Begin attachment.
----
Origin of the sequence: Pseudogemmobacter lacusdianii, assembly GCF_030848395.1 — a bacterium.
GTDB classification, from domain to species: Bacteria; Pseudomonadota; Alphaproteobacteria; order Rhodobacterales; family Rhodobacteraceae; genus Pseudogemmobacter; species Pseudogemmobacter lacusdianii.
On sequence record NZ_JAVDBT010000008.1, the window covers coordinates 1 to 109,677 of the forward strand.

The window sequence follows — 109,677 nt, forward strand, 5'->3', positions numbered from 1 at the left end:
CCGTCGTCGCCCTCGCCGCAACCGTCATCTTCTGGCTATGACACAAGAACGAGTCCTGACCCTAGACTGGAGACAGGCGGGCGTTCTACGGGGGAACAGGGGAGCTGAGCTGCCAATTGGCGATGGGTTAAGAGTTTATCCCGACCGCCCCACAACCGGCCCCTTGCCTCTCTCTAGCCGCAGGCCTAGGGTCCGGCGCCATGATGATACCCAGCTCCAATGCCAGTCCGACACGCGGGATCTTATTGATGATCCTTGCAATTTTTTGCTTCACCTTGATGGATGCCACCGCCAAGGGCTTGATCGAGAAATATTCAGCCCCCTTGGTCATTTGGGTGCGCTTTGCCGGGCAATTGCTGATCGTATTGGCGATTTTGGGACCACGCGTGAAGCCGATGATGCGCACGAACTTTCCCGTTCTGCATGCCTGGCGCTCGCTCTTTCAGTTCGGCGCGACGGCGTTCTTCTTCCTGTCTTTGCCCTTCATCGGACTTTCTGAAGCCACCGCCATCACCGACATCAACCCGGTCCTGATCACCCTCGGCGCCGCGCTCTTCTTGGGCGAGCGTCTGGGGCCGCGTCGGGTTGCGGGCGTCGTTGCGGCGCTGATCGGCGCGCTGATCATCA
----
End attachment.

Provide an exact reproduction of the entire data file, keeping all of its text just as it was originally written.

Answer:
Origin of the sequence: Pseudogemmobacter lacusdianii, assembly GCF_030848395.1 — a bacterium.
GTDB classification, from domain to species: Bacteria; Pseudomonadota; Alphaproteobacteria; order Rhodobacterales; family Rhodobacteraceae; genus Pseudogemmobacter; species Pseudogemmobacter lacusdianii.
On sequence record NZ_JAVDBT010000008.1, the window covers coordinates 1 to 109,677 of the forward strand.

The window sequence follows — 109,677 nt, forward strand, 5'->3', positions numbered from 1 at the left end:
CCGTCGTCGCCCTCGCCGCAACCGTCATCTTCTGGCTATGACACAAGAACGAGTCCTGACCCTAGACTGGAGACAGGCGGGCGTTCTACGGGGGAACAGGGGAGCTGAGCTGCCAATTGGCGATGGGTTAAGAGTTTATCCCGACCGCCCCACAACCGGCCCCTTGCCTCTCTCTAGCCGCAGGCCTAGGGTCCGGCGCCATGATGATACCCAGCTCCAATGCCAGTCCGACACGCGGGATCTTATTGATGATCCTTGCAATTTTTTGCTTCACCTTGATGGATGCCACCGCCAAGGGCTTGATCGAGAAATATTCAGCCCCCTTGGTCATTTGGGTGCGCTTTGCCGGGCAATTGCTGATCGTATTGGCGATTTTGGGACCACGCGTGAAGCCGATGATGCGCACGAACTTTCCCGTTCTGCATGCCTGGCGCTCGCTCTTTCAGTTCGGCGCGACGGCGTTCTTCTTCCTGTCTTTGCCCTTCATCGGACTTTCTGAAGCCACCGCCATCACCGACATCAACCCGGTCCTGATCACCCTCGGCGCCGCGCTCTTCTTGGGCGAGCGTCTGGGGCCGCGTCGGGTTGCGGGCGTCGTTGCGGCGCTGATCGGCGCGCTGATCATCA